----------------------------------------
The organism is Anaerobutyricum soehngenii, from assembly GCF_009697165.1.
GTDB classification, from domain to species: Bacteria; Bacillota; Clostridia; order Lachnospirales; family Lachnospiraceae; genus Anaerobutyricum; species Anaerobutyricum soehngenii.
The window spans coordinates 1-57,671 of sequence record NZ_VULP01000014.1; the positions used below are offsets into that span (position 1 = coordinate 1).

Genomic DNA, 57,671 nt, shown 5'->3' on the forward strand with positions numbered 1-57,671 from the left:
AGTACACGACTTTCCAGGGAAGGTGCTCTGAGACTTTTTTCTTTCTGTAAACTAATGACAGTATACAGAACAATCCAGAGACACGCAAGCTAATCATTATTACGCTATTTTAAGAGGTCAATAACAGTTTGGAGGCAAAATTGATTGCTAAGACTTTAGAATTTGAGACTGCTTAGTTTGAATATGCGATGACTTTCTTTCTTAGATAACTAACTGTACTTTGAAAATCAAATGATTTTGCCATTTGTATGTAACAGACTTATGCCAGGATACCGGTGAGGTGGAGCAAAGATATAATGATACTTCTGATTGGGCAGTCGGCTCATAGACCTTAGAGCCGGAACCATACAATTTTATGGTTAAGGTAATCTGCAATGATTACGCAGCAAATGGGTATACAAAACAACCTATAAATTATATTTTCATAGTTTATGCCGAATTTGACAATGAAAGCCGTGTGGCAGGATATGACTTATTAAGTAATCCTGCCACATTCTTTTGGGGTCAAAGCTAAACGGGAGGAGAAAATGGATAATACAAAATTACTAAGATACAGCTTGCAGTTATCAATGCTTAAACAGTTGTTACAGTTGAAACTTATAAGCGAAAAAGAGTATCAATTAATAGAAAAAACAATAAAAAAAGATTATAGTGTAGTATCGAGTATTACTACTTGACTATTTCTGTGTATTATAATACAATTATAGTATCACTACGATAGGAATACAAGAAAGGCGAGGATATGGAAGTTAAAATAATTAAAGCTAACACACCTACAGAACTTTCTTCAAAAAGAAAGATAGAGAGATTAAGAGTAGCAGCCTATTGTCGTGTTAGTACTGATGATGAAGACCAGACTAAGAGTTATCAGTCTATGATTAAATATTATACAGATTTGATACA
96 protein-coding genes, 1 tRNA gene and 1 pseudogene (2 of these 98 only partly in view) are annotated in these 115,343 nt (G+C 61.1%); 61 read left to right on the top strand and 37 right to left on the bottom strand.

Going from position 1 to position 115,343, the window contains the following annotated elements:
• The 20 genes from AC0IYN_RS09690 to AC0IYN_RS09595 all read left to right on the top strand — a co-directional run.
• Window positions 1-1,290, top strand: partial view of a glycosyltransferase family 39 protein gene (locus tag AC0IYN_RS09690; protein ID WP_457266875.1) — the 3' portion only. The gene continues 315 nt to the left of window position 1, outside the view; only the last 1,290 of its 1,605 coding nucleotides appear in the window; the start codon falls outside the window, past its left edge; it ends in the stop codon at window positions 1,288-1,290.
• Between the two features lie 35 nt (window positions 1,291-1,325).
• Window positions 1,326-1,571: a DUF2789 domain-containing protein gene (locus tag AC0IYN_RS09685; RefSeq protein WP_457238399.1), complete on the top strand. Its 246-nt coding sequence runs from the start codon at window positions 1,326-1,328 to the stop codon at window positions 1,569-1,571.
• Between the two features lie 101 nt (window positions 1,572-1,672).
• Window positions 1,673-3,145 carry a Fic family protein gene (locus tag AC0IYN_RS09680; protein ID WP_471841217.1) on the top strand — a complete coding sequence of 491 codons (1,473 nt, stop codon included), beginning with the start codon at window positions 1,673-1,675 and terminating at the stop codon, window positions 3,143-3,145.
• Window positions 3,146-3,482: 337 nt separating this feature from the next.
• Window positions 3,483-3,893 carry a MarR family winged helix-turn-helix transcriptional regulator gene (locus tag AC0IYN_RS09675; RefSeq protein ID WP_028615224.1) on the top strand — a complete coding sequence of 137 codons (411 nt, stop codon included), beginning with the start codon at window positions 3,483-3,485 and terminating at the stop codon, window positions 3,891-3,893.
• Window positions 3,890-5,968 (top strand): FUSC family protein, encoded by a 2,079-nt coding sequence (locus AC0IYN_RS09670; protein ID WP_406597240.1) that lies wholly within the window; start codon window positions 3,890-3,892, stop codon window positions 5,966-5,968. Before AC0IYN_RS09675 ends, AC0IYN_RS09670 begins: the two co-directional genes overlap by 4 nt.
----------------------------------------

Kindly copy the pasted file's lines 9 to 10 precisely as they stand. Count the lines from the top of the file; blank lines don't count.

• Window positions 1-1,290, top strand: partial view of a glycosyltransferase family 39 protein gene (locus tag AC0IYN_RS09690; protein ID WP_457266875.1) — the 3' portion only. The gene continues 315 nt to the left of window position 1, outside the view; only the last 1,290 of its 1,605 coding nucleotides appear in the window; the start codon falls outside the window, past its left edge; it ends in the stop codon at window positions 1,288-1,290.
• Between the two features lie 35 nt (window positions 1,291-1,325).